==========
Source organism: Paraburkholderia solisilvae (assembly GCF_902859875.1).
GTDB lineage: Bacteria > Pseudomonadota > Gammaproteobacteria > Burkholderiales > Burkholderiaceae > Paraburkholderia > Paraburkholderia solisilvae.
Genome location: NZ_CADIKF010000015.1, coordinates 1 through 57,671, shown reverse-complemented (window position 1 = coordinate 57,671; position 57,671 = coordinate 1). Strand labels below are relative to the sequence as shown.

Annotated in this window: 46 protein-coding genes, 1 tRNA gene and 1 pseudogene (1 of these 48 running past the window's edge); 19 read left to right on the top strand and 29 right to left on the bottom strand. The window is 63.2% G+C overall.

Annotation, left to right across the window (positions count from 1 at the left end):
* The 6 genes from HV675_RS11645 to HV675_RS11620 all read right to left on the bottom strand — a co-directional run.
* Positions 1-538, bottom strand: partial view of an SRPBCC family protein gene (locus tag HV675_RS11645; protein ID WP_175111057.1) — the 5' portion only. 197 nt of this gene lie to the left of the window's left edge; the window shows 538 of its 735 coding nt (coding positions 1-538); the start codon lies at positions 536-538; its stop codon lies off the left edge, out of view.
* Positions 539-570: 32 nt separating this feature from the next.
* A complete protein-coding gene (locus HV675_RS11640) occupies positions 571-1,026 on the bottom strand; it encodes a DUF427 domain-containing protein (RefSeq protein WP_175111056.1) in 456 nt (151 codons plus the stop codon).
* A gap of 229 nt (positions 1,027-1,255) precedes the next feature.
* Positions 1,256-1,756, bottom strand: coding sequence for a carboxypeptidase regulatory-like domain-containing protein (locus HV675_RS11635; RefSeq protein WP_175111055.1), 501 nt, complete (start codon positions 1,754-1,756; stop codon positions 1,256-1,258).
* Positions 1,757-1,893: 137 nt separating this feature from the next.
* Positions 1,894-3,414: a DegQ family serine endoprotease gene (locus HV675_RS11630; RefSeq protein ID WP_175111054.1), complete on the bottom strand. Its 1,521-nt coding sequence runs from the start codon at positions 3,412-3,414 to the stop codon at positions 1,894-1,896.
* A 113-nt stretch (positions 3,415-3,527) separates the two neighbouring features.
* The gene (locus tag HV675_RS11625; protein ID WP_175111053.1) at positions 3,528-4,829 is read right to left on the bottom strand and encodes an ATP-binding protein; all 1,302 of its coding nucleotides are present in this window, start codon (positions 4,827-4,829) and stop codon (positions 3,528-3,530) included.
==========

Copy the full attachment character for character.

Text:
Source organism: Paraburkholderia solisilvae (assembly GCF_902859875.1).
GTDB lineage: Bacteria > Pseudomonadota > Gammaproteobacteria > Burkholderiales > Burkholderiaceae > Paraburkholderia > Paraburkholderia solisilvae.
Genome location: NZ_CADIKF010000015.1, coordinates 1 through 57,671, shown reverse-complemented (window position 1 = coordinate 57,671; position 57,671 = coordinate 1). Strand labels below are relative to the sequence as shown.

Annotated in this window: 46 protein-coding genes, 1 tRNA gene and 1 pseudogene (1 of these 48 running past the window's edge); 19 read left to right on the top strand and 29 right to left on the bottom strand. The window is 63.2% G+C overall.

Annotation, left to right across the window (positions count from 1 at the left end):
* The 6 genes from HV675_RS11645 to HV675_RS11620 all read right to left on the bottom strand — a co-directional run.
* Positions 1-538, bottom strand: partial view of an SRPBCC family protein gene (locus tag HV675_RS11645; protein ID WP_175111057.1) — the 5' portion only. 197 nt of this gene lie to the left of the window's left edge; the window shows 538 of its 735 coding nt (coding positions 1-538); the start codon lies at positions 536-538; its stop codon lies off the left edge, out of view.
* Positions 539-570: 32 nt separating this feature from the next.
* A complete protein-coding gene (locus HV675_RS11640) occupies positions 571-1,026 on the bottom strand; it encodes a DUF427 domain-containing protein (RefSeq protein WP_175111056.1) in 456 nt (151 codons plus the stop codon).
* A gap of 229 nt (positions 1,027-1,255) precedes the next feature.
* Positions 1,256-1,756, bottom strand: coding sequence for a carboxypeptidase regulatory-like domain-containing protein (locus HV675_RS11635; RefSeq protein WP_175111055.1), 501 nt, complete (start codon positions 1,754-1,756; stop codon positions 1,256-1,258).
* Positions 1,757-1,893: 137 nt separating this feature from the next.
* Positions 1,894-3,414: a DegQ family serine endoprotease gene (locus HV675_RS11630; RefSeq protein ID WP_175111054.1), complete on the bottom strand. Its 1,521-nt coding sequence runs from the start codon at positions 3,412-3,414 to the stop codon at positions 1,894-1,896.
* A 113-nt stretch (positions 3,415-3,527) separates the two neighbouring features.
* The gene (locus tag HV675_RS11625; protein ID WP_175111053.1) at positions 3,528-4,829 is read right to left on the bottom strand and encodes an ATP-binding protein; all 1,302 of its coding nucleotides are present in this window, start codon (positions 4,827-4,829) and stop codon (positions 3,528-3,530) included.